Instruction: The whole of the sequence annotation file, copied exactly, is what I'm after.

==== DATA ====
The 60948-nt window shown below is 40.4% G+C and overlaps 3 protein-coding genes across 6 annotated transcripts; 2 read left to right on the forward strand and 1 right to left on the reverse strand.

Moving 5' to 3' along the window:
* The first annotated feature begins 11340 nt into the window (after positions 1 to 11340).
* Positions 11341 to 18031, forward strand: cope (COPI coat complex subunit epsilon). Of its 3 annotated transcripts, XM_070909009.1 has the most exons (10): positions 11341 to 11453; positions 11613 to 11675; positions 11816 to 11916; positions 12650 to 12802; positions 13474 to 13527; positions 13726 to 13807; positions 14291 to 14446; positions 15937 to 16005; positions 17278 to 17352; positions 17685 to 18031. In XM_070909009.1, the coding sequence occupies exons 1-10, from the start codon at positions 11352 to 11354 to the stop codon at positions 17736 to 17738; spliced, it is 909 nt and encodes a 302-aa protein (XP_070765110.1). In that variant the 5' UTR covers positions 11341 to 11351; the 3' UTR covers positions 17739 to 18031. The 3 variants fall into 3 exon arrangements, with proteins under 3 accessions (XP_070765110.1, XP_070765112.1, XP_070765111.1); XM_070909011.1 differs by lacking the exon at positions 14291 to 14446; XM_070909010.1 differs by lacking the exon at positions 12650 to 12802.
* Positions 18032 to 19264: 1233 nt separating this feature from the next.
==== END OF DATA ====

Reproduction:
The 60948-nt window shown below is 40.4% G+C and overlaps 3 protein-coding genes across 6 annotated transcripts; 2 read left to right on the forward strand and 1 right to left on the reverse strand.

Moving 5' to 3' along the window:
* The first annotated feature begins 11340 nt into the window (after positions 1 to 11340).
* Positions 11341 to 18031, forward strand: cope (COPI coat complex subunit epsilon). Of its 3 annotated transcripts, XM_070909009.1 has the most exons (10): positions 11341 to 11453; positions 11613 to 11675; positions 11816 to 11916; positions 12650 to 12802; positions 13474 to 13527; positions 13726 to 13807; positions 14291 to 14446; positions 15937 to 16005; positions 17278 to 17352; positions 17685 to 18031. In XM_070909009.1, the coding sequence occupies exons 1-10, from the start codon at positions 11352 to 11354 to the stop codon at positions 17736 to 17738; spliced, it is 909 nt and encodes a 302-aa protein (XP_070765110.1). In that variant the 5' UTR covers positions 11341 to 11351; the 3' UTR covers positions 17739 to 18031. The 3 variants fall into 3 exon arrangements, with proteins under 3 accessions (XP_070765110.1, XP_070765112.1, XP_070765111.1); XM_070909011.1 differs by lacking the exon at positions 14291 to 14446; XM_070909010.1 differs by lacking the exon at positions 12650 to 12802.
* Positions 18032 to 19264: 1233 nt separating this feature from the next.